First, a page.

To create a password field, set the value of the type attribute to password. All other attributes and semantics of the conventional text field apply to the masked field. Note that a masked text field is not all that secure, since the browser transmits it unencrypted when the form is submitted to the server.
The file-selection form field (introduced by Netscape Navigator) lets users select a file stored on their computer and send it to the server when they submit the form. Browsers present the file-selection form field to the user like other text fields, but it's accompanied by a button labeled "Browse." Users either type the pathname directly as text into the field or, with the Browse option, select the name of a locally stored file from a system-specific dialog box.
Create a file-selection field in a form by setting the value of the type attribute to file. Like other text fields, the size and maxlength of a file-selection field should be set to appropriate values.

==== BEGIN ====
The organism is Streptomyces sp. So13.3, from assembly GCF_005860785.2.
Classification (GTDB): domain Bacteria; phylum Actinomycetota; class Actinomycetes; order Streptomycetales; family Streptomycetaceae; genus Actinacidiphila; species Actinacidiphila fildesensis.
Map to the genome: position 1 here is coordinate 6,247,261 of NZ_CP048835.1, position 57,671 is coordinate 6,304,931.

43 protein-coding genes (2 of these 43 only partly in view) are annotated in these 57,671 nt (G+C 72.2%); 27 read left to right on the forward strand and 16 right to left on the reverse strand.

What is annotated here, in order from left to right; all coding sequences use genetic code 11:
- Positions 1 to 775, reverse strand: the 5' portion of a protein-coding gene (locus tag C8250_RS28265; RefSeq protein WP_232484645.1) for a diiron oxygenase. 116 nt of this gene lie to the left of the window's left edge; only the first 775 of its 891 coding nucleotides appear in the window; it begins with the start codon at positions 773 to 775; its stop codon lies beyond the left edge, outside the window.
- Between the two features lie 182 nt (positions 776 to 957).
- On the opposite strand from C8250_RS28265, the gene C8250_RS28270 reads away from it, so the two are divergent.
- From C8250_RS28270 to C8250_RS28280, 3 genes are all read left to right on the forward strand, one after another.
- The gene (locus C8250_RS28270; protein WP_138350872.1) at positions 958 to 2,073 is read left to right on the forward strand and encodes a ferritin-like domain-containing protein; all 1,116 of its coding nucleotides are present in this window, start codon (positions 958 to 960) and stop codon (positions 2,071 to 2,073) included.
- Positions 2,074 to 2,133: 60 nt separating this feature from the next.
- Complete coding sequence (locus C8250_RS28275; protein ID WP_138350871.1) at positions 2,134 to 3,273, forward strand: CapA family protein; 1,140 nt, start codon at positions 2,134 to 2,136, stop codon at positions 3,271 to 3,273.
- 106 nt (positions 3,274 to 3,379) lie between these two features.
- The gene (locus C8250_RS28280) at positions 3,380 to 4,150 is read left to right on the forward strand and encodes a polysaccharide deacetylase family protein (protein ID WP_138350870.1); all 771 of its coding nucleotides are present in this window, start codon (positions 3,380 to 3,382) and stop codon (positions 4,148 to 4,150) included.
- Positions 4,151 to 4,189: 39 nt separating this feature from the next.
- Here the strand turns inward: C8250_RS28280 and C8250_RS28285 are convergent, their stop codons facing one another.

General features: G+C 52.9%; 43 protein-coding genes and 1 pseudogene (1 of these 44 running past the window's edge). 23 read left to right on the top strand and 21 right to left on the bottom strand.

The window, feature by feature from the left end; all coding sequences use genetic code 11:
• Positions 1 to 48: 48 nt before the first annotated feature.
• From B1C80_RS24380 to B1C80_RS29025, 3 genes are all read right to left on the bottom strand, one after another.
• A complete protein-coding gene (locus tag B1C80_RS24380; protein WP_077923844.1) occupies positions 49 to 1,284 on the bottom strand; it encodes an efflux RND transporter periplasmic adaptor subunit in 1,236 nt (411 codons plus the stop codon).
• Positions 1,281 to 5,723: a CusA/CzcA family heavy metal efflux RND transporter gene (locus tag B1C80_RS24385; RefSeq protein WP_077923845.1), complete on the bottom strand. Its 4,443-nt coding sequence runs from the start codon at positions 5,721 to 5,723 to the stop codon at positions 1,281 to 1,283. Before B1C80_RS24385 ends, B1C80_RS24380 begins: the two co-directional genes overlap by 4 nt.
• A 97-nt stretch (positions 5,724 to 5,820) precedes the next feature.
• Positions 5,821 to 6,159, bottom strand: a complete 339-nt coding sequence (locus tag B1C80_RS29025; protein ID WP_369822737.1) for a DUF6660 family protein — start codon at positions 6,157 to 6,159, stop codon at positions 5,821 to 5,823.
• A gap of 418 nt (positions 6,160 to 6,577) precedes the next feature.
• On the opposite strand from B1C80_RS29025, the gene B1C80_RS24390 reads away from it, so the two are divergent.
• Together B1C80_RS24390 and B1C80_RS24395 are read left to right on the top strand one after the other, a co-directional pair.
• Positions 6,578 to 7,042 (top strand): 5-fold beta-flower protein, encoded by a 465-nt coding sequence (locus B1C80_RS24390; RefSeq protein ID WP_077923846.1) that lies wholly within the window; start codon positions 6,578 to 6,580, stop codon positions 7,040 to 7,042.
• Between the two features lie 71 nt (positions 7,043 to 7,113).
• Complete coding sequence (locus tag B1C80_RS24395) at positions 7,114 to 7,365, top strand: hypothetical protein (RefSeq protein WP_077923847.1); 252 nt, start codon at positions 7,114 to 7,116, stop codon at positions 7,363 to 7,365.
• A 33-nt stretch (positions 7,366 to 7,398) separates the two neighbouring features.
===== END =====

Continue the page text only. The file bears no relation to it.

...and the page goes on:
The checkbox element gives users a way to quickly and easily select or deselect an item in your form. Checkboxes may also be grouped to create a set of choices, any of which may be selected or deselected by the user.
Create individual checkboxes by setting the type attribute for each <input> tag to checkbox. Include the required name and value attributes. If the item is selected, it will contribute a value when the form is submitted. If it is not selected, that element will not contribute a value. The optional checked attribute (no value) tells the browser to display a checked checkbox and include the value when submitting the form to the server unless the user specifically clicks the mouse to deselect (uncheck) the box.
The browsers includes the value of selected (checked) checkboxes with other form parameters when they are submitted to the server. The value of the checked checkbox is the text string you specify in the required value attribute.
By giving several checkboxes the same name attribute value, you create a group of checkbox elements. The browser automatically collects the values of a checkbox group and submits their selected values as a comma-separated string to the server, significantly easing server-side form processing.